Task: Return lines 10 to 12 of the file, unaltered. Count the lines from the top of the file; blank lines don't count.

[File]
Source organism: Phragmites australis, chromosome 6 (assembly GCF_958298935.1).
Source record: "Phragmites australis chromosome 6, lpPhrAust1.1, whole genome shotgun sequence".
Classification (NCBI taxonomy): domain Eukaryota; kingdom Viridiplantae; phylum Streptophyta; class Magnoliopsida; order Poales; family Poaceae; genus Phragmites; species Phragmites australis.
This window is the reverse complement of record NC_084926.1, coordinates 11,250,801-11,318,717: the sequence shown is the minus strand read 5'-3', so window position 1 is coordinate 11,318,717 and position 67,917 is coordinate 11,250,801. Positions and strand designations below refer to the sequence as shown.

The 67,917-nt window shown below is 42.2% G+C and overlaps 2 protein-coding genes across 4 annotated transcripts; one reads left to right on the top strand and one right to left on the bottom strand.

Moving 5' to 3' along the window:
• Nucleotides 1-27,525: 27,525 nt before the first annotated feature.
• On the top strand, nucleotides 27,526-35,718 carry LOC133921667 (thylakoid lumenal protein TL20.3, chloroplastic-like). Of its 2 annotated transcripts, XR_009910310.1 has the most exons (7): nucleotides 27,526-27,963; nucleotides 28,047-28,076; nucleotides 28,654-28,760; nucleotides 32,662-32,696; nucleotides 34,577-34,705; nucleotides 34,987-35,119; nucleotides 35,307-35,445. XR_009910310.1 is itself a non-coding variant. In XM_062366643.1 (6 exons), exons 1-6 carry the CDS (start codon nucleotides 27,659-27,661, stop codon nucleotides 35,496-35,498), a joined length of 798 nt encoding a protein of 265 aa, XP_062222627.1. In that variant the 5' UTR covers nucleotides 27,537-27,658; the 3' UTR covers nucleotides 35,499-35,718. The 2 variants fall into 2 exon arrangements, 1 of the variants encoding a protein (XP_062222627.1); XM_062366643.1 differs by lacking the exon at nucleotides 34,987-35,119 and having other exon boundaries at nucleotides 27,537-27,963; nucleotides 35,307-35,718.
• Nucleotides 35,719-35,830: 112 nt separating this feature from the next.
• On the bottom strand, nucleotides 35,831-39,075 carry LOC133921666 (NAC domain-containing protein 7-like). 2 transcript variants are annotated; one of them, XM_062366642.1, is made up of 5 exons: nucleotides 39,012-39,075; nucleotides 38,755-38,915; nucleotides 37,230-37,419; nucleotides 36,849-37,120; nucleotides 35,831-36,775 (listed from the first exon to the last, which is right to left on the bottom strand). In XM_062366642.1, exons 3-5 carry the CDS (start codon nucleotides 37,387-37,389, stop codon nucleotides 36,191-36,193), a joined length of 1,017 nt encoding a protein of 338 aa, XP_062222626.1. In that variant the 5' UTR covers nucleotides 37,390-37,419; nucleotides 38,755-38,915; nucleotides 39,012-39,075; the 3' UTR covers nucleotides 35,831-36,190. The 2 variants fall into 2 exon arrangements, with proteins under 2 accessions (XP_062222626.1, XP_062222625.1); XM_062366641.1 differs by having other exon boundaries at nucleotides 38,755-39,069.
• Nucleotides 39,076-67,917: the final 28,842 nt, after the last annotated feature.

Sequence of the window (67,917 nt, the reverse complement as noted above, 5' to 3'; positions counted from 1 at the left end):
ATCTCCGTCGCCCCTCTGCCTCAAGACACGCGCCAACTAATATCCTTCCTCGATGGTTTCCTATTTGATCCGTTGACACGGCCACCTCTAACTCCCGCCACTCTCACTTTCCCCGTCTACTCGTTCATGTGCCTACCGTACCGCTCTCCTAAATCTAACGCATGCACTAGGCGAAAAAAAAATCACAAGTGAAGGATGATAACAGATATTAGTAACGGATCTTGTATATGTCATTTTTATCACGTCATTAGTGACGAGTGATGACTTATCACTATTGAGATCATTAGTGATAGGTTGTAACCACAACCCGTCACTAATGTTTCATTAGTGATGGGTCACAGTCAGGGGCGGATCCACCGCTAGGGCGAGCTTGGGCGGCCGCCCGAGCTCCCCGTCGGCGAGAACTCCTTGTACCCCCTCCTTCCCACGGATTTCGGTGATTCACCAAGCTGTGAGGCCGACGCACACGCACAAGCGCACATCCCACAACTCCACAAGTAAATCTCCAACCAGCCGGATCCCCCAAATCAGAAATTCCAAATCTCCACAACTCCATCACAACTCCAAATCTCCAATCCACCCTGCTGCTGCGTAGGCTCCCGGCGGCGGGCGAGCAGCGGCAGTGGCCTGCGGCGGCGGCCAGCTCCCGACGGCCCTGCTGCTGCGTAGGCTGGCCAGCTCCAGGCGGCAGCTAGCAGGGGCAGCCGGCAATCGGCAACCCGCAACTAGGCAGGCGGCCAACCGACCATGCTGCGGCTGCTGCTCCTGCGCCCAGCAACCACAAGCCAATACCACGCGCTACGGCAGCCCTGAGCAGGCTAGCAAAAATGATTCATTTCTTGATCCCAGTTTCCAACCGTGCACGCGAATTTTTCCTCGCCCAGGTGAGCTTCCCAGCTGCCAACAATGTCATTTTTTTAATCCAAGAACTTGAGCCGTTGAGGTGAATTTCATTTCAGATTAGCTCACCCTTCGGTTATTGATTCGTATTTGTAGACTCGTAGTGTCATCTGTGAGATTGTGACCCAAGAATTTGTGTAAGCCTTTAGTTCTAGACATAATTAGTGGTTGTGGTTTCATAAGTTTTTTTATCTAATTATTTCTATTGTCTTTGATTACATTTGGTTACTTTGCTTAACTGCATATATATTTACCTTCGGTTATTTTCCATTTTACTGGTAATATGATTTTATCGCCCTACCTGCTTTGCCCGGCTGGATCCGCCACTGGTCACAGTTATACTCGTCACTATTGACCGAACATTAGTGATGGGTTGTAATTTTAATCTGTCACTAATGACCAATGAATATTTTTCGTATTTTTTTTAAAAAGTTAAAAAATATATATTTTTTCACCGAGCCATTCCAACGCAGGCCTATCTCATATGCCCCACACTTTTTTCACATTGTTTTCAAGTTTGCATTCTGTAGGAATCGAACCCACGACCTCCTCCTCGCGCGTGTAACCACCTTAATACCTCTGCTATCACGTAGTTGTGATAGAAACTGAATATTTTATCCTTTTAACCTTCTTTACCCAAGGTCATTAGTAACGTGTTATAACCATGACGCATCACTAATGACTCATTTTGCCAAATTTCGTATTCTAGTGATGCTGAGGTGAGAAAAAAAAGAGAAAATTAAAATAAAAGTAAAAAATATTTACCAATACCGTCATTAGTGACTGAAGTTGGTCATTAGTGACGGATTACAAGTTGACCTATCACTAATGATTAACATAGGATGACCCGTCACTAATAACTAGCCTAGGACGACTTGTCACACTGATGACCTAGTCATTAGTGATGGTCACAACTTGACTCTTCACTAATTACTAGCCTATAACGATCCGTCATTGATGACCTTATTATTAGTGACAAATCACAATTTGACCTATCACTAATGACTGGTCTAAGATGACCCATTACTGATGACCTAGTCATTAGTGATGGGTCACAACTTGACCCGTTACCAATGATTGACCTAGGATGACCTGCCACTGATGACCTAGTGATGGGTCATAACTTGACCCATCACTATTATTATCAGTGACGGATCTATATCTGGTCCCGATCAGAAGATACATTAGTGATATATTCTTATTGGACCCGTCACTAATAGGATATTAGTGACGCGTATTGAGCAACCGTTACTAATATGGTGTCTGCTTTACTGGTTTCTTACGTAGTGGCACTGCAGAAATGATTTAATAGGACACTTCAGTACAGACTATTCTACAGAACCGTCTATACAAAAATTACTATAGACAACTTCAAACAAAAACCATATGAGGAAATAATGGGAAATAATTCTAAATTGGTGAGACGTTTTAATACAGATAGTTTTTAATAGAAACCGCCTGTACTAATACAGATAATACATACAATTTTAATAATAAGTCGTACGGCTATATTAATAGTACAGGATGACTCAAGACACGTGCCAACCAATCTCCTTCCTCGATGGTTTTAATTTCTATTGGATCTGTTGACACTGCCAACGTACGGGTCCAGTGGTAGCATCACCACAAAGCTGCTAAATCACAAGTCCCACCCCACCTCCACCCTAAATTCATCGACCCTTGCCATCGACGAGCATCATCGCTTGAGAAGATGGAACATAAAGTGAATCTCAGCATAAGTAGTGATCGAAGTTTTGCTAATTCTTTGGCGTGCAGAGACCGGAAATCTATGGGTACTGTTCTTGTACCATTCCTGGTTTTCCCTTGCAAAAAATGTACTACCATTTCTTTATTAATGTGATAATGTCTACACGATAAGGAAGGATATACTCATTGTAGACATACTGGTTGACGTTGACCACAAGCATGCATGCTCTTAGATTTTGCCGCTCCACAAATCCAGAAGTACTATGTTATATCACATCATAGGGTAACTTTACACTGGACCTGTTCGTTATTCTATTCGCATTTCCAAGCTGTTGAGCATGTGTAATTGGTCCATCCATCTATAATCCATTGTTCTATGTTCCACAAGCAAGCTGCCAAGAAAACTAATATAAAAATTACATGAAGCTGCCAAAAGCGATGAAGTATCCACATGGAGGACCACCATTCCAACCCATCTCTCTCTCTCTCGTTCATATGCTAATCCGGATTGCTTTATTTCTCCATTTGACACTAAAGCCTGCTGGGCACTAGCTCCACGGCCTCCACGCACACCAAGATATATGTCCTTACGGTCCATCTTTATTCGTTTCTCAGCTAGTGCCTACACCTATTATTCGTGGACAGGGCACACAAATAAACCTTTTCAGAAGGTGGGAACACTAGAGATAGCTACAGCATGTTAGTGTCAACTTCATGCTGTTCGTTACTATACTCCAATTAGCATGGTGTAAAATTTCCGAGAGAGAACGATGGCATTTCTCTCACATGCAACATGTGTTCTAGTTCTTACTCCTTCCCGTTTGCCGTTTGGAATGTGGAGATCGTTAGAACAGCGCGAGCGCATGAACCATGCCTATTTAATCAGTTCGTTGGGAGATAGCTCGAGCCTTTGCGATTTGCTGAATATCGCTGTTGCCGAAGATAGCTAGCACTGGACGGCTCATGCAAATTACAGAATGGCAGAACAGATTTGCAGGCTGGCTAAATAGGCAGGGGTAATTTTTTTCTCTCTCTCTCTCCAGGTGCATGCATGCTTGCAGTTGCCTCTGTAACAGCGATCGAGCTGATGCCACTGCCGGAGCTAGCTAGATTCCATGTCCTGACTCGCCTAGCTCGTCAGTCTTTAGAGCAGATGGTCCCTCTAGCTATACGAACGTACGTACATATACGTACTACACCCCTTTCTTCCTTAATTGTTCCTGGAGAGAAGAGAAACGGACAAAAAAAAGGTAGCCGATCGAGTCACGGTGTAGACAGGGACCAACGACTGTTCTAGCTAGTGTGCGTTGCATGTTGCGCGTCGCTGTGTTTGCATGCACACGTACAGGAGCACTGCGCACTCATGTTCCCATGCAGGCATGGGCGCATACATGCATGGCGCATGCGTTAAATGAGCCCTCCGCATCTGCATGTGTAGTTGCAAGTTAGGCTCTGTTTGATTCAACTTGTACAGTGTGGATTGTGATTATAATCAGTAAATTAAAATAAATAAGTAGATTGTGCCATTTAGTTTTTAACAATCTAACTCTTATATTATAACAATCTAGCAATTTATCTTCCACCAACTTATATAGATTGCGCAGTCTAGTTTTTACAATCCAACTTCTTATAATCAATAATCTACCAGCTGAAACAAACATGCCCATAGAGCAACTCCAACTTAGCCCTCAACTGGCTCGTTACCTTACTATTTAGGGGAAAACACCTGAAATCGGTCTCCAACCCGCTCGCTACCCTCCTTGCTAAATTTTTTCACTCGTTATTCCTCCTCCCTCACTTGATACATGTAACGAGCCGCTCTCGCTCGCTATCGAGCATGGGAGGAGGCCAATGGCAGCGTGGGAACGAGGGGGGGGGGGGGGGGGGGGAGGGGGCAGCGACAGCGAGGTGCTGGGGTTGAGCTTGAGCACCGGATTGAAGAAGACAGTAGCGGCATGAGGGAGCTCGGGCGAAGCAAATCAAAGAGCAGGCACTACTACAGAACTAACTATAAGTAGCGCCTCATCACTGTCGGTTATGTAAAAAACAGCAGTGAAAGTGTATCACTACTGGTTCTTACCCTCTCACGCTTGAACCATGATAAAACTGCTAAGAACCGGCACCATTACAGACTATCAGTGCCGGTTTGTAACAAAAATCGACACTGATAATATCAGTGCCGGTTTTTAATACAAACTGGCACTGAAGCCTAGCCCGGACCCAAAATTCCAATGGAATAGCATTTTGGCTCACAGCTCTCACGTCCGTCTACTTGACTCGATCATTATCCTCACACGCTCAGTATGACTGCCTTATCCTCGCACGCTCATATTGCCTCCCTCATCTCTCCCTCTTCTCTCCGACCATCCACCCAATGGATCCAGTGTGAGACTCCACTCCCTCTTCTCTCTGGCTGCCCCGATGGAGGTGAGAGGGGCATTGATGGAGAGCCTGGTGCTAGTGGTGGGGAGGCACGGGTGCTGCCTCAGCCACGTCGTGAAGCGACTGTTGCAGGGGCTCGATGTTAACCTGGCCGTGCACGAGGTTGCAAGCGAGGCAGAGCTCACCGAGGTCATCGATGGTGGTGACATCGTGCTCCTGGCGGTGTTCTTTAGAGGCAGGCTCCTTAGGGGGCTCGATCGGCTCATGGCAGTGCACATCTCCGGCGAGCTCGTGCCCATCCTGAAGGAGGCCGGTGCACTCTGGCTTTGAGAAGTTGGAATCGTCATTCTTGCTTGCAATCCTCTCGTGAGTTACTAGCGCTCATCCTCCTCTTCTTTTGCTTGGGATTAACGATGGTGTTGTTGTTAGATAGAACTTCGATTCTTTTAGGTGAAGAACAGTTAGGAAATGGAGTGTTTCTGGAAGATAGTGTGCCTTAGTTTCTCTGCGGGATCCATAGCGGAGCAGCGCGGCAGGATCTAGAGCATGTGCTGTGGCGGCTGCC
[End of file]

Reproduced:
• On the bottom strand, nucleotides 35,831-39,075 carry LOC133921666 (NAC domain-containing protein 7-like). 2 transcript variants are annotated; one of them, XM_062366642.1, is made up of 5 exons: nucleotides 39,012-39,075; nucleotides 38,755-38,915; nucleotides 37,230-37,419; nucleotides 36,849-37,120; nucleotides 35,831-36,775 (listed from the first exon to the last, which is right to left on the bottom strand). In XM_062366642.1, exons 3-5 carry the CDS (start codon nucleotides 37,387-37,389, stop codon nucleotides 36,191-36,193), a joined length of 1,017 nt encoding a protein of 338 aa, XP_062222626.1. In that variant the 5' UTR covers nucleotides 37,390-37,419; nucleotides 38,755-38,915; nucleotides 39,012-39,075; the 3' UTR covers nucleotides 35,831-36,190. The 2 variants fall into 2 exon arrangements, with proteins under 2 accessions (XP_062222626.1, XP_062222625.1); XM_062366641.1 differs by having other exon boundaries at nucleotides 38,755-39,069.
• Nucleotides 39,076-67,917: the final 28,842 nt, after the last annotated feature.

Sequence of the window (67,917 nt, the reverse complement as noted above, 5' to 3'; positions counted from 1 at the left end):